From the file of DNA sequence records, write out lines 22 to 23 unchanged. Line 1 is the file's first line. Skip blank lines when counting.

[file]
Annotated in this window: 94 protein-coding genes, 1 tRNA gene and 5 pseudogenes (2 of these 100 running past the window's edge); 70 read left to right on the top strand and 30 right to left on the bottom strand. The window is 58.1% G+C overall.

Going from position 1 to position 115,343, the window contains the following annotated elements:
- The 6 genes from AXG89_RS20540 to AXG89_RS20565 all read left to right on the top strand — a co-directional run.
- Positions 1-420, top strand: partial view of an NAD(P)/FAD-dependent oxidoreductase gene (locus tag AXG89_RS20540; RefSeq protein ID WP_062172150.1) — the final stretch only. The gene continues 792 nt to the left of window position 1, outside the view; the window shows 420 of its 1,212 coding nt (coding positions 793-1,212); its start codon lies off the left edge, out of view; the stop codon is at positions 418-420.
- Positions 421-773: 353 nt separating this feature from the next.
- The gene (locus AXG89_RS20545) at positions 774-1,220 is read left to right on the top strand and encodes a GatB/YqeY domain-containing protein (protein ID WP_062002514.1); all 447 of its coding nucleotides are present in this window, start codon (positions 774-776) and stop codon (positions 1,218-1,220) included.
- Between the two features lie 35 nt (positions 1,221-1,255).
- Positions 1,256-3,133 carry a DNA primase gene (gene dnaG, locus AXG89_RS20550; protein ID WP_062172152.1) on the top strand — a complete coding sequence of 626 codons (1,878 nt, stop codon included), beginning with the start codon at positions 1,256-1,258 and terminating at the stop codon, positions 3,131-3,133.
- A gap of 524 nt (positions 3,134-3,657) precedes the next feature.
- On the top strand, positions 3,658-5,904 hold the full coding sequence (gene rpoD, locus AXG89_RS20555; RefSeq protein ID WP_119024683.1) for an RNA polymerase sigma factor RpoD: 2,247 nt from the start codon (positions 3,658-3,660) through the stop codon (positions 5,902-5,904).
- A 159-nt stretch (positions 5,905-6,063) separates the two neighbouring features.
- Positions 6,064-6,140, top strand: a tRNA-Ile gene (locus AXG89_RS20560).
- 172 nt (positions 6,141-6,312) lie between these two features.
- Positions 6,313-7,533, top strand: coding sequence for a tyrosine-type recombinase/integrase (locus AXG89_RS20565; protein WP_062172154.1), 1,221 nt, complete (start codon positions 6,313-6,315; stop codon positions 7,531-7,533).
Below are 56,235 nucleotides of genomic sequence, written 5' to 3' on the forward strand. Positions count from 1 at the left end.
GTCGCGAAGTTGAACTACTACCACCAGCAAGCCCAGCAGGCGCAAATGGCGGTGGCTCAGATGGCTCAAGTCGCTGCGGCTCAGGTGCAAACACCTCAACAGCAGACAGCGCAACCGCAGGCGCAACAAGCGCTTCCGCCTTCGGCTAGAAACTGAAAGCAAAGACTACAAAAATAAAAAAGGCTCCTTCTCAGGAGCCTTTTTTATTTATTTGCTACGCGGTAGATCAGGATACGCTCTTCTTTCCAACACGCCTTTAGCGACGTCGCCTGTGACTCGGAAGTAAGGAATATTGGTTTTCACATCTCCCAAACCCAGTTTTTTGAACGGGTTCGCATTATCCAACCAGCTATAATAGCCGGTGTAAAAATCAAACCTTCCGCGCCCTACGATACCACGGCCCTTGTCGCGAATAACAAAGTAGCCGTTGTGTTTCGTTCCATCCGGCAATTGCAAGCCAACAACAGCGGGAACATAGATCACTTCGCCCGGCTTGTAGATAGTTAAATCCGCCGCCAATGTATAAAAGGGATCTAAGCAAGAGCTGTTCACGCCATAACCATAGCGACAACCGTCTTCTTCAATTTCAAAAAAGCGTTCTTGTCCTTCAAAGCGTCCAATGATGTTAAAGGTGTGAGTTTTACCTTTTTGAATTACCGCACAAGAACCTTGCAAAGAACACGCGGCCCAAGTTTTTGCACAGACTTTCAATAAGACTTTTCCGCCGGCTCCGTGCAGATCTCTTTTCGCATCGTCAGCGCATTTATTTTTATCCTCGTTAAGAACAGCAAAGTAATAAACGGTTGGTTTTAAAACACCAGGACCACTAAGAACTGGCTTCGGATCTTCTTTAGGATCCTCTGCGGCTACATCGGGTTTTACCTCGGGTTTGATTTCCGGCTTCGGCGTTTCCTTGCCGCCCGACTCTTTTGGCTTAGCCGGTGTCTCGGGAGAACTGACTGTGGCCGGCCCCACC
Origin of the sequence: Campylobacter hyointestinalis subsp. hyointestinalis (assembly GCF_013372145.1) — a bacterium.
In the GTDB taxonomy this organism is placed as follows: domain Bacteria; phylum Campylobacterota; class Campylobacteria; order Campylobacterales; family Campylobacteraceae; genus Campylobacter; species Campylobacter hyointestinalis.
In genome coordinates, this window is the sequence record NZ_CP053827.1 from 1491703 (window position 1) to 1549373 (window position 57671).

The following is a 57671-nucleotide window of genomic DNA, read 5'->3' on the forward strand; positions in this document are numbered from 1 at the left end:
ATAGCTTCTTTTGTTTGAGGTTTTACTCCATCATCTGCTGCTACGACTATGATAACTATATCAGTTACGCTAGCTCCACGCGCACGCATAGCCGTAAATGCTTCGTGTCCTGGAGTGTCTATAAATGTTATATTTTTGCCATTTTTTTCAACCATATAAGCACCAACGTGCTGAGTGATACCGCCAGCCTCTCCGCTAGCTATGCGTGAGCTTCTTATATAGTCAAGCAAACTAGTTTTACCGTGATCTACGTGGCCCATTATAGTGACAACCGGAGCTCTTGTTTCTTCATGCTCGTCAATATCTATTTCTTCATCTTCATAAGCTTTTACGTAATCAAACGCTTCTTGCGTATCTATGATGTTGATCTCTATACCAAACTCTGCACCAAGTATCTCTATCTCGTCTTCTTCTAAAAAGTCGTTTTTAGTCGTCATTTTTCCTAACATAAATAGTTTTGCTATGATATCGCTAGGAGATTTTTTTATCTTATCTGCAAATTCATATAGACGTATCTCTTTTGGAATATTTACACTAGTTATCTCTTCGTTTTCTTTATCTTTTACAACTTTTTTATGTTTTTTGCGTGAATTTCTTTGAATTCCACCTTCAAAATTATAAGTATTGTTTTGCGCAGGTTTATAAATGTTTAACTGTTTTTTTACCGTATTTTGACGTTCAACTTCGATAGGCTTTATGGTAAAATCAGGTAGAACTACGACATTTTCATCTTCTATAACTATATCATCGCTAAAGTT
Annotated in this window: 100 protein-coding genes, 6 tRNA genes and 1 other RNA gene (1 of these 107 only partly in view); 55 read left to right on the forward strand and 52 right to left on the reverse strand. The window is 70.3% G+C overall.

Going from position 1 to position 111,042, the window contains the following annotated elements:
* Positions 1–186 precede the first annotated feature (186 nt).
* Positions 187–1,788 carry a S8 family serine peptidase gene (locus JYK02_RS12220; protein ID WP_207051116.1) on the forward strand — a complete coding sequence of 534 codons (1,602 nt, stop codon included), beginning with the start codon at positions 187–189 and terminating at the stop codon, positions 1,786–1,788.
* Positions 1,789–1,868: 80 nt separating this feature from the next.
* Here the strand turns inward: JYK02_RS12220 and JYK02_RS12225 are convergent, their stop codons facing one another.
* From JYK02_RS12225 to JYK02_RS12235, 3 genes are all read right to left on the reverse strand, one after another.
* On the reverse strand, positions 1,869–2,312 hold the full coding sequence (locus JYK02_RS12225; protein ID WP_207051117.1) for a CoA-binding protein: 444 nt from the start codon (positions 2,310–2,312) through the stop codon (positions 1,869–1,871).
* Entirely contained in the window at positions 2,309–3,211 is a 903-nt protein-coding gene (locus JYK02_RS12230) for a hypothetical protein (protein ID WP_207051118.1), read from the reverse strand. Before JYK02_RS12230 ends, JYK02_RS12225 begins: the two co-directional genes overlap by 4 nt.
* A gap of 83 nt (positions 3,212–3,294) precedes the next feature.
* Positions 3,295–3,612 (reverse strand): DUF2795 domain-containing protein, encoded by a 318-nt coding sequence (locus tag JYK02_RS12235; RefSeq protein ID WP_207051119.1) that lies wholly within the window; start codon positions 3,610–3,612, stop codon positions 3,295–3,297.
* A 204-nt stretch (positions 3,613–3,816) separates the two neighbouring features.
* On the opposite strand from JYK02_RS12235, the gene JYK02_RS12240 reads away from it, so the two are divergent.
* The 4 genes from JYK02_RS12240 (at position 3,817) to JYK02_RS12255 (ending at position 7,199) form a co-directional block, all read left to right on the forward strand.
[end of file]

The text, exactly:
Annotated in this window: 100 protein-coding genes, 6 tRNA genes and 1 other RNA gene (1 of these 107 only partly in view); 55 read left to right on the forward strand and 52 right to left on the reverse strand. The window is 70.3% G+C overall.

Going from position 1 to position 111,042, the window contains the following annotated elements: